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inaccurate science (confusing viruses, bacteria with genes) – check

oversimplification of the science (“food made in a petri dish”) – check

overhyping/misrepresenting animal studies – check

conspiracy theories (“aren’t these people eating these foods?”) – check

typical poor reporting from Fox – check, check, check.

Sampling a Cell without Killing it – Nanobiopsies Michael Edmonds Dec 31

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I’ve just read a fascinating article in December 16th edition of Chemical & Engineering News* by Louisa Dalton which describes a new technique to sample cell material without killing the cell.

This new method, developed by biomolecular engineer, Nader Pourmand, and colleagues at the University of California, Santa Cruz, is able to withdraw approximately 50 femtolitres from the cell using a computer guided scanning ion conductance microscope. The computer guides a glass nanotube to the cell membrane where it is pushed 1 micrometre into the cell. A negative voltage across the tip of the pipette alters the surface tension between the cytoplasm and a solution in the pipette causing approximately 50 femtolitres of cytoplasm to be withdrawn from the cell.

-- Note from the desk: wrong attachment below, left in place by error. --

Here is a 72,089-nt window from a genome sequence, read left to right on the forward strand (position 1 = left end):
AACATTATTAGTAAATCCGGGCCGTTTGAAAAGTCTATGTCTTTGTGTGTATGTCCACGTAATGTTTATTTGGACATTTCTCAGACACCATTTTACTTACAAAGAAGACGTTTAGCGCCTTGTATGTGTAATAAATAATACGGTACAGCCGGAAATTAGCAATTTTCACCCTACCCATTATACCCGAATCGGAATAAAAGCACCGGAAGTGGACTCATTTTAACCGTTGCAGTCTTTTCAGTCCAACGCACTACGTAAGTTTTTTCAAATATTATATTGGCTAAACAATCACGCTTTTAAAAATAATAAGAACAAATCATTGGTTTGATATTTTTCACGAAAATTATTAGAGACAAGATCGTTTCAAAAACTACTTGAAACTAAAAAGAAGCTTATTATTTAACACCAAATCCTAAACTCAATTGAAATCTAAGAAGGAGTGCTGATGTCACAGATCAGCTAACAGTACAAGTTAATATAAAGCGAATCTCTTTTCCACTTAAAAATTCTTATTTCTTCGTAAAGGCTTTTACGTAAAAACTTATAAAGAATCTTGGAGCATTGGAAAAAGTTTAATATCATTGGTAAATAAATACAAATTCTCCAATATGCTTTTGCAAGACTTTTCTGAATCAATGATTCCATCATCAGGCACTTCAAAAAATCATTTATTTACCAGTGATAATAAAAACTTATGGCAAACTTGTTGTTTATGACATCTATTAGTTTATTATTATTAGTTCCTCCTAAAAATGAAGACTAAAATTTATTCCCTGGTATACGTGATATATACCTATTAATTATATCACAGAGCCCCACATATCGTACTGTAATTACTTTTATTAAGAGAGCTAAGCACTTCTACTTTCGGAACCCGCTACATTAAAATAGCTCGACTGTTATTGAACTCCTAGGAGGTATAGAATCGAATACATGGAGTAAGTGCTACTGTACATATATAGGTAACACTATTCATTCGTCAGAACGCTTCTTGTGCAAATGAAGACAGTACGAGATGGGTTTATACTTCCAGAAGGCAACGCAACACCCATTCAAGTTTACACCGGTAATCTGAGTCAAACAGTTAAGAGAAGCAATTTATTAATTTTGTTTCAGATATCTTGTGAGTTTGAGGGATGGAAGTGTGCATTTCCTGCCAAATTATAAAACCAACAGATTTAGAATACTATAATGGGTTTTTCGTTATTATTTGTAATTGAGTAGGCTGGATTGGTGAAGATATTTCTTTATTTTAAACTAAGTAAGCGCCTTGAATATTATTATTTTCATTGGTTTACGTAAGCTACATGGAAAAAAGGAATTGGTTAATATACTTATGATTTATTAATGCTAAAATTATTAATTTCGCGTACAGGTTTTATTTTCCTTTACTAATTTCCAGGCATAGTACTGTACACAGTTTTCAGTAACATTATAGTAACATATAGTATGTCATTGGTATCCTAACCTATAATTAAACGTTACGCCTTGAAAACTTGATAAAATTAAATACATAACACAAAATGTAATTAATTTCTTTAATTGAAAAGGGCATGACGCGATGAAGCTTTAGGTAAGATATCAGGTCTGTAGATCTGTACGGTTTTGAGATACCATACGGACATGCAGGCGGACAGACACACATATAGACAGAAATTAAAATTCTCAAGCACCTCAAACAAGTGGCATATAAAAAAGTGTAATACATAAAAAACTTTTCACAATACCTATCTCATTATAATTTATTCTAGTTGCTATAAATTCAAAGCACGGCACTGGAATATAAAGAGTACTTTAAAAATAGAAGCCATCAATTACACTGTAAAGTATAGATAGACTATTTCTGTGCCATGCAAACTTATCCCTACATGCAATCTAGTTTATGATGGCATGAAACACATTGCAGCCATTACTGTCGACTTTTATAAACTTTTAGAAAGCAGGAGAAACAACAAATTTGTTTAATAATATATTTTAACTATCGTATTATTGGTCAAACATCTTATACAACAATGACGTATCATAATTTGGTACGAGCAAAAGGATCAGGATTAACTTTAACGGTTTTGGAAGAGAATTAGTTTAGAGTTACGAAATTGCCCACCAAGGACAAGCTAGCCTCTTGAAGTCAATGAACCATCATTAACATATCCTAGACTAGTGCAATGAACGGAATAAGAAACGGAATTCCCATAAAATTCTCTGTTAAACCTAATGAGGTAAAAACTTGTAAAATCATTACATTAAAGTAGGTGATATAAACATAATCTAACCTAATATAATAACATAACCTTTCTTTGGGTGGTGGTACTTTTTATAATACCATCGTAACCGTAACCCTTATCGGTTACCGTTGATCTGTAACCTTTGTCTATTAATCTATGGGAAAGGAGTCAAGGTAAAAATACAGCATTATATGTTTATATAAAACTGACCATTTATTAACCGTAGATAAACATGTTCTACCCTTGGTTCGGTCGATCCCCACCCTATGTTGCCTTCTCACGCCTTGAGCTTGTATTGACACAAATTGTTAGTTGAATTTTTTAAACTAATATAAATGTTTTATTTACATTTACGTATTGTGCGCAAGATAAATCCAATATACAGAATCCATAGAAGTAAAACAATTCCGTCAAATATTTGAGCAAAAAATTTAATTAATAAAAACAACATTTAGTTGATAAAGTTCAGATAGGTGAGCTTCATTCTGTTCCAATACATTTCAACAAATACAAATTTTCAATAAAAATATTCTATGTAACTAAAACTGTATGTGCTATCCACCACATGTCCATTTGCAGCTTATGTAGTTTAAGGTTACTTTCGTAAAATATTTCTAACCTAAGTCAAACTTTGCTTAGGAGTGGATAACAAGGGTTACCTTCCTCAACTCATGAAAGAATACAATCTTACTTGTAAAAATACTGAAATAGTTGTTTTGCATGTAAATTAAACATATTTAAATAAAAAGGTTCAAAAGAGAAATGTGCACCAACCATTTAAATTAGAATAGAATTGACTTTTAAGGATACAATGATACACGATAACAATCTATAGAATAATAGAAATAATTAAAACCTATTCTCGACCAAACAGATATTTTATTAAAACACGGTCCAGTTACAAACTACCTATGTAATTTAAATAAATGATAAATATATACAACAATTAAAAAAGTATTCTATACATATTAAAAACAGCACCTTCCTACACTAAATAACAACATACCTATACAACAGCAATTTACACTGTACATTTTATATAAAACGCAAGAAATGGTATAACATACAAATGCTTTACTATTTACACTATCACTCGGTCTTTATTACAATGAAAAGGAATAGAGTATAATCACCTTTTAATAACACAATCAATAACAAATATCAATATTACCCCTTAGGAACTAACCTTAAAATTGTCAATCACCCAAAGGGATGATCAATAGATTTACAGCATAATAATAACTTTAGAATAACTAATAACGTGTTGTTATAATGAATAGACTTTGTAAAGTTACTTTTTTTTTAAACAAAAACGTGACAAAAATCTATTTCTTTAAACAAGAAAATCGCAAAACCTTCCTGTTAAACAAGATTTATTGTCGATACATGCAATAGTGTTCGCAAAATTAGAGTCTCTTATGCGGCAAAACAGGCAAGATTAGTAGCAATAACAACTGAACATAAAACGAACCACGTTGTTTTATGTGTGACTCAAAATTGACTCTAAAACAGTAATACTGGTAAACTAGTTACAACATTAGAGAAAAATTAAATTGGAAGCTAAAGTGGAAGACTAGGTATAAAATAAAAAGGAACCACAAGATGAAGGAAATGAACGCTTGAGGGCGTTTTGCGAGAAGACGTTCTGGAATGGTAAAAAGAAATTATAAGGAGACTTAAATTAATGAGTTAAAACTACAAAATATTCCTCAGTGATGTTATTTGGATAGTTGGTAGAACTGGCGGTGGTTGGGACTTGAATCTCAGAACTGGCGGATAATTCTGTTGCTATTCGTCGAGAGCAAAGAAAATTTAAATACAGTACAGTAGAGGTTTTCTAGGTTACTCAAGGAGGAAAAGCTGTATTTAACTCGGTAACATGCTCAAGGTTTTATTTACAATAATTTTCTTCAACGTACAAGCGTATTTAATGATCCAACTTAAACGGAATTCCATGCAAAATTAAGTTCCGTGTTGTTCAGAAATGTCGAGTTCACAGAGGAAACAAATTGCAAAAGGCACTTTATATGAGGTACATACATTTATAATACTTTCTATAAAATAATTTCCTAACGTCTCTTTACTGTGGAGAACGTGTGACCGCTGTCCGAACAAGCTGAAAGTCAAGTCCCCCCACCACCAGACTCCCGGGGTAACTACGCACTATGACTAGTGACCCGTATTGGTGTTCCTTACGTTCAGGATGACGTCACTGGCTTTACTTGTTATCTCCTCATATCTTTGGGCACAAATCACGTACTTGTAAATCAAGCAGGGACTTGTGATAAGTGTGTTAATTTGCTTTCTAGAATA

This method allows cytoplasm to be withdrawn from different parts of a cell, with the cell remaining viable even after 10 punctures. The utility of this technique has been demonstrated by using it to extract and subsequently sequence, cytoplasmic messenger RNA from human cancer cells and mitochondrial DNA from fibroblasts.

This new technique opens the way to dynamic monitoring of cells. According the to the C&EN article “It permits many different types of measurements, such as single cell diagnostic tests or drug testing.”

* unfortunately this article currently appears to be behind a paywall.


Modern Medicine & Family Histories Michael Edmonds Dec 29


Modern medical treatments, including vaccines, have helped extend life expectancies and quality of life through the prevention and treatment of disease. This fact is sometimes missed by those who oppose vaccines, criticise modern medicine and promote dubious “alternative” therapies. One reason for not seeing the benefits of modern medicine is that we take much of it for granted, and seldom see the effects of diseases of the past.